"Ry proscribing men for their opinions, and banifhing from trull 
and employment, the friends of Wafliington and his policy, there- 
by depriving the nation of the counftls and fupport of its wifeft 
and beft ciiizens, and alienating men's minds from the love of each 
ctlier and their common country. 

By multiplying offices and falaries, and appointing officers civil 
and military, without experience or knowledge, remarkable chiefly 
for party violence and incapacity, confequently more dependent 
on the will and opinions of the prefident, and his weak but rafti 
advifers. 

By conferring high offices on ftrangers, pofleffing no attach- 
ments but to the party which upholds them, and by thefe inftru- 
mcnts flrengthening themfelves in office at the rifque of expofing 
the people to the intrigues, ignorance and paffions of foreign 
agents — men who it mufl be evident cannot love our country, 
nor care for or underftand its interefts. 

And finally, by violating the freedom of fpeech and opinions,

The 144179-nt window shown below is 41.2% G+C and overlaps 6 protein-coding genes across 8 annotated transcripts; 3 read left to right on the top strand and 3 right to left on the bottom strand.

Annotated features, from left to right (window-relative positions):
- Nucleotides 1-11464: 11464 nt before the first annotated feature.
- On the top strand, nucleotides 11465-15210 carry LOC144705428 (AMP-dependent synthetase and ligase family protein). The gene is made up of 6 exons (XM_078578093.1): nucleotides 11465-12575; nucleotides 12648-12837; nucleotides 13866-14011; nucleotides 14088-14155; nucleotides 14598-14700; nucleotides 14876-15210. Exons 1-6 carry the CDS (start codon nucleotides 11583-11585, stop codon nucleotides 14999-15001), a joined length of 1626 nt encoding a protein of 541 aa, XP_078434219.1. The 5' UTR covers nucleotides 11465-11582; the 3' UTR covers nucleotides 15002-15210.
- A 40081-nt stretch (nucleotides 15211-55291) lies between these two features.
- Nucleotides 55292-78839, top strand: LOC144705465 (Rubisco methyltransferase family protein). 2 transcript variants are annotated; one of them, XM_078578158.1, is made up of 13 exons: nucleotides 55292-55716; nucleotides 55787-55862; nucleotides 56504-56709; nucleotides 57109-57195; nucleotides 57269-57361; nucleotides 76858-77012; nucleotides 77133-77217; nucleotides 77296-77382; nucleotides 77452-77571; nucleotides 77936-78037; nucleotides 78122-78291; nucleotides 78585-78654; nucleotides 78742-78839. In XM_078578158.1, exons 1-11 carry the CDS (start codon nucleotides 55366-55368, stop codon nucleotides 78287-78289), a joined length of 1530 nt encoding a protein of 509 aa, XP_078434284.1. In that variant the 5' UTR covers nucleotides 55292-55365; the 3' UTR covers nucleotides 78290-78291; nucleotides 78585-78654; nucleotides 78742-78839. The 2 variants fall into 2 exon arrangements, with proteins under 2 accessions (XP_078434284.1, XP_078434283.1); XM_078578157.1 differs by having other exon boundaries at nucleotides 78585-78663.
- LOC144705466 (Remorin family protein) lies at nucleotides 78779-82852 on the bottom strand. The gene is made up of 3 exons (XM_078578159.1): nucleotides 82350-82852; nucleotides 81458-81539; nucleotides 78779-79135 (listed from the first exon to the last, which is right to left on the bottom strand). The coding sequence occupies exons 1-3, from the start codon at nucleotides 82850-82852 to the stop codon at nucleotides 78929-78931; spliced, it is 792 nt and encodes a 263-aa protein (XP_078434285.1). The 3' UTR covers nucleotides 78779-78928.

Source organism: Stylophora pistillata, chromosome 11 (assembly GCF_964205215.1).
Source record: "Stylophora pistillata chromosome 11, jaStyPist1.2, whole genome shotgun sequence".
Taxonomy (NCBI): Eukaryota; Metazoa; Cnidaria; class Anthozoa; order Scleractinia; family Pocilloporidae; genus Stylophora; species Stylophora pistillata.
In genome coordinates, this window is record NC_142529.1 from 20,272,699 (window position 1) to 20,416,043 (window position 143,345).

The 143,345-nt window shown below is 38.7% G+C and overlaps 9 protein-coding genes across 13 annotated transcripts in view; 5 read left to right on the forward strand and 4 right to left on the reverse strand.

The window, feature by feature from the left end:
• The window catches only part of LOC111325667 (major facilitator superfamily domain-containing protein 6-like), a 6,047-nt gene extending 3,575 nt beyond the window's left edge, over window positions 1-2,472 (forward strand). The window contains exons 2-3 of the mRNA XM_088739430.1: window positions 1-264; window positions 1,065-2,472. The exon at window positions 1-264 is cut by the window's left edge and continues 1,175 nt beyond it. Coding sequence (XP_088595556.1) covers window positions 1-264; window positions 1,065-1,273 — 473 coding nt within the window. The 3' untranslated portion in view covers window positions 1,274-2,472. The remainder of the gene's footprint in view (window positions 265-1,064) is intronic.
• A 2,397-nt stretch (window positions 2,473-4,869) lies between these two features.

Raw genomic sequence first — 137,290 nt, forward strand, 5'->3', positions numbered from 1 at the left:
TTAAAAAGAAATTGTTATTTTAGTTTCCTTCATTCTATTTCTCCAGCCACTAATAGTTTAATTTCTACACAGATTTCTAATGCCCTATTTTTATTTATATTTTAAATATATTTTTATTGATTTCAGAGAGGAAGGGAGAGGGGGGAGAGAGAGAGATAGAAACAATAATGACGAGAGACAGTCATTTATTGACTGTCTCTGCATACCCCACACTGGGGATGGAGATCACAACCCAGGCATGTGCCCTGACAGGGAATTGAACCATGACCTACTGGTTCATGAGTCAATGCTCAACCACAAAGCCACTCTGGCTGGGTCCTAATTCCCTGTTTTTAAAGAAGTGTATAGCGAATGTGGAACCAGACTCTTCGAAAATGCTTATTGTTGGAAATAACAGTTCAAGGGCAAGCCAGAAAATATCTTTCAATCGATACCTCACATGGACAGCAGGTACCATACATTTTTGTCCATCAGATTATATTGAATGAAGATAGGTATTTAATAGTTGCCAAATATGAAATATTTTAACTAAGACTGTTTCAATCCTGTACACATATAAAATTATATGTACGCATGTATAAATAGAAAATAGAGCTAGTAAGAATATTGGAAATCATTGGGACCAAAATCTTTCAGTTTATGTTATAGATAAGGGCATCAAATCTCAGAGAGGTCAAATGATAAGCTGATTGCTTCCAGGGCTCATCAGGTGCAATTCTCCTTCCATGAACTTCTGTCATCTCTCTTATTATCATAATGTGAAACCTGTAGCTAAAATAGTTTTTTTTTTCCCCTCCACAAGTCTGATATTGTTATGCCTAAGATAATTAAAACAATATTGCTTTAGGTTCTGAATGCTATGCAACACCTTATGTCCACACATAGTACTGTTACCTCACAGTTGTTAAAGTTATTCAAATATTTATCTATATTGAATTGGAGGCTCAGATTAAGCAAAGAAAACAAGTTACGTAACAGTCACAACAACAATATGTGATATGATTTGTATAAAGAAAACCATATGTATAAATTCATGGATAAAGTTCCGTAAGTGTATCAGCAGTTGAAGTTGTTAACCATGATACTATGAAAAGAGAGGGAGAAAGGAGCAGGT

overawing eledlions, and introducing terror and military defpotifm. 

Taking a view of legislative and executive conduct, a fcene of 
weaknefs and deplorable mis-rule unfolds itfelf. The American 
freeman who reviews all this mafs of political intrigue, imbecility 
and corruption, may well exclaim " Give us back peace and the 
honefl policy of Wafhington." Year after year has pafled away 
in bufy and officious mischief — In holding out falfe hopes — In am- 
biguous presidential messages — In feigned negociations — In multifa- 
rious projects, and in contradictory and futile resolutions — In vain